Despite lingering concerns about security, reliability and, yes, costs, the enterprise is still very eager to migrate workloads to the cloud. And not surprisingly, cloud providers are equally eager to take on enterprise workloads.
So what’s the problem? From an operational perspective, the main stumbling block appears to be the lack of effective tools to manage the data environment once it leaves the confines of the data center. And this becomes particularly worrisome when, as is often the case, data is not limited to a single provider but is divided among many.
This is why cloud orchestration continues to be a primary, albeit elusive, goal for the enterprise. According to Persistence Market Research, orchestration is on pace to top $20 billion in market value by 2025, representing 14.6 percent compound annual growth. The main driver will be the increased use of SaaS-based management solutions, which are becoming increasingly embedded in broader cloud management stacks. As the need for more efficient infrastructure grows, these platforms will naturally seek to spread workloads to the lowest-cost provider while still maintaining centralized control for the data owner. And this phenomenon is equally prevalent among small businesses and multinational conglomerates.
Cloud orchestration, in fact, is becoming such an important element to emerging data infrastructure that software developers are starting to break it out as a key business initiative. GigaSpaces Technologies, for instance, recently announced plans to spin off its Cloudify unit so it can focus more singularly on cloud management and orchestration. The company said the move had been more than a year in the making, but the rapid uptake of hybrid clouds and the rise of software-defined infrastructure made its TOSCA-based orchestration platform a crucial component to harnessing disparate data ecosystems ranging from OpenStack and VMware to Amazon, Azure and Google.
Meanwhile, Red Hat is targeting multi-cloud orchestration as one of the core assets in the latest RHEL release, 7.4. The company envisions enterprises that have already incorporated Linux into their server infrastructure will want to extend that environment across multiple providers for both traditional virtual architectures and newly containerized workloads. The release provides enhanced security features like event auditing, device management and file system access control, as well as automated workflow management across distributed, heterogeneous RHEL deployments. In addition, the system supports multiple chip-level architectures like IBM Power and z System and 64-Bit ARM.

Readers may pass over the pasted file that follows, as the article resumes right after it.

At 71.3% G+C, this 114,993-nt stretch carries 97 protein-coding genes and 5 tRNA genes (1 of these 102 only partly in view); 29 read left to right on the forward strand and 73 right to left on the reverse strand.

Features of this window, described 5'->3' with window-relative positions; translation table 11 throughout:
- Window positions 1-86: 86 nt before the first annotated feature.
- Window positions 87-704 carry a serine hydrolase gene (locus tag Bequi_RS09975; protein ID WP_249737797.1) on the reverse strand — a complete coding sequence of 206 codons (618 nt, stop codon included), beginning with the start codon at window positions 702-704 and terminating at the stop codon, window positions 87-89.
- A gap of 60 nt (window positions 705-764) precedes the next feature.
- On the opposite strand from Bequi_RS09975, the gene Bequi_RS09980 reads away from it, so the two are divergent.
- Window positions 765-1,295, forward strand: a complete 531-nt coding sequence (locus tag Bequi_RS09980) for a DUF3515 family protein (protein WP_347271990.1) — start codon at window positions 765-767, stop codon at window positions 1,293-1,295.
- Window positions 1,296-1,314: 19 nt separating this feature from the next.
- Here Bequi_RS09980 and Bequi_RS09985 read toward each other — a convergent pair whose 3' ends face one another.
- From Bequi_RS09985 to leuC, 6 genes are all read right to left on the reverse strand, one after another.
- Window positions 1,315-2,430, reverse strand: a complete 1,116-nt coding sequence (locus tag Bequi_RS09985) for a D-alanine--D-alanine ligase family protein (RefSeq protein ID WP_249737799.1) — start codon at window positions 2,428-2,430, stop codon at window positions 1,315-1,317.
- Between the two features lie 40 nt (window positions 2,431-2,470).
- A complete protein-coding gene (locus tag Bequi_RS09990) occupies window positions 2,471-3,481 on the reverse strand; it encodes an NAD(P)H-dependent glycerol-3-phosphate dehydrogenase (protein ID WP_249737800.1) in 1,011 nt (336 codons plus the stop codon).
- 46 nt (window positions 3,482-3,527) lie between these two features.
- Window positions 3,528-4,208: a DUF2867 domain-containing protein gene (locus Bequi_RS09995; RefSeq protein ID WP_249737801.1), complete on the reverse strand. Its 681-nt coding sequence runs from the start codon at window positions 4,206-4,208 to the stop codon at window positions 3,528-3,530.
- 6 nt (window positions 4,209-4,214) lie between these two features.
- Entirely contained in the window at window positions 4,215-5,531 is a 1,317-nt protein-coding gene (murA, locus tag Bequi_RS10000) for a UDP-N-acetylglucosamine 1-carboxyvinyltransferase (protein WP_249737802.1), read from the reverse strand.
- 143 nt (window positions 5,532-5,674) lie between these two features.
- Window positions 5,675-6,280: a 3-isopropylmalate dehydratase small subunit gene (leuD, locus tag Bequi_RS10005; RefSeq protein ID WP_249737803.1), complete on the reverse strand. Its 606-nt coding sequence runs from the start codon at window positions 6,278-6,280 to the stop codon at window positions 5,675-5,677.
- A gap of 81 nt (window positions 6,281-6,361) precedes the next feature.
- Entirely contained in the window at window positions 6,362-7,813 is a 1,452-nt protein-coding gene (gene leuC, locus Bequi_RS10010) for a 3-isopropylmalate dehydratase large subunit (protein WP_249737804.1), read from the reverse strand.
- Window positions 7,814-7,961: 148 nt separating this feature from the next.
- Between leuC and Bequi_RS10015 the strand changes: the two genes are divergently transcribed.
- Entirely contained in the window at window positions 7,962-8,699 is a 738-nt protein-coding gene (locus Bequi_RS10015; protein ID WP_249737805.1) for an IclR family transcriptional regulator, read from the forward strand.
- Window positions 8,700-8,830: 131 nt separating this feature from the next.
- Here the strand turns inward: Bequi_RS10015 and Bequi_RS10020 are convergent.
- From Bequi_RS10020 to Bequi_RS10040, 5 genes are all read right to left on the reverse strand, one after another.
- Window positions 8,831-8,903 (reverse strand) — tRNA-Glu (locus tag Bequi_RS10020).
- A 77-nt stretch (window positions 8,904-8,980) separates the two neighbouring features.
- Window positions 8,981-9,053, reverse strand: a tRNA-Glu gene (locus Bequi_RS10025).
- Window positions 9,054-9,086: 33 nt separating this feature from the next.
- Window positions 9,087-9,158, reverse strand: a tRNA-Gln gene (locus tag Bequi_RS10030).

Orchestration within a Linux ecosystem is helpful, but many organizations would no doubt want to extend that to other operating systems, as well. That is the goal behind Luxembourg’s NoMachine, which recently released the NoMachine 6 platform consisting of a cloud server suite and a family of Linux-based terminal servers. The company says it can now bridge the gap between physical and virtual resources running Windows, Mac, Linux and Unix workloads both within the data center and across the cloud. The system offers web-based access for clientless endpoints, plus support for the Raspberry Pi platform, with tools like automatic reconnection, detection of proxy server, and improved failback for clustered server architectures to enhance reliability and availability.
The diversity of options in the cloud is both a blessing and curse for the enterprise. While it is always helpful to find just the right infrastructure to support a key workload, too much variety can lead to inefficiency, cost overruns and lost data.
The enterprise has spent millions over the past decade eliminating silos in the data center. It would be a shame to see them recreated in the cloud.
Arthur Cole writes about infrastructure for IT Business Edge. Cole has been covering the high-tech media and computing industries for more than 20 years, having served as editor of TV Technology, Video Technology News, Internet News and Multimedia Weekly. His contributions have appeared in Communications Today and Enterprise Networking Planet and as web content for numerous high-tech clients like TwinStrata and Carpathia. Follow Art on Twitter @acole602.